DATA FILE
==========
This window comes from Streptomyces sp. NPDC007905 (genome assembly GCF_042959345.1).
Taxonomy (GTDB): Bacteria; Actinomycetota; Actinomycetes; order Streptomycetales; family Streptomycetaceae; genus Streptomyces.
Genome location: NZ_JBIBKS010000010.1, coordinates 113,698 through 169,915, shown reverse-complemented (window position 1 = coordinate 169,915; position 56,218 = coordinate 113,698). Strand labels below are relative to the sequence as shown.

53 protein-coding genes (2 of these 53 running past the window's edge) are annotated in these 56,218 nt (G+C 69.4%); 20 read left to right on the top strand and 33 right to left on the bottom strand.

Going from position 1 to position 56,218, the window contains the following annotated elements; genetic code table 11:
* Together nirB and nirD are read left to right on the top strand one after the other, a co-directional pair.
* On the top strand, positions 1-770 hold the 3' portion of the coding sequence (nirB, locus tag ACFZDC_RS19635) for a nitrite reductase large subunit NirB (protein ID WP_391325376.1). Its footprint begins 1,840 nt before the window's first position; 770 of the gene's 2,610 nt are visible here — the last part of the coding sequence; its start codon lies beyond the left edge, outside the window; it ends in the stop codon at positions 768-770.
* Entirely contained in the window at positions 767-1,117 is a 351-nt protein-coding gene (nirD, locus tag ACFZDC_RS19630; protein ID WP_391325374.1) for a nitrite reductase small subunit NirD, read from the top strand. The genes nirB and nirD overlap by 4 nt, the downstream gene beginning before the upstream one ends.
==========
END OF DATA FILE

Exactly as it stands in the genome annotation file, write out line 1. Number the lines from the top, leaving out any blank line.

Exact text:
This window comes from Streptomyces sp. NPDC007905 (genome assembly GCF_042959345.1).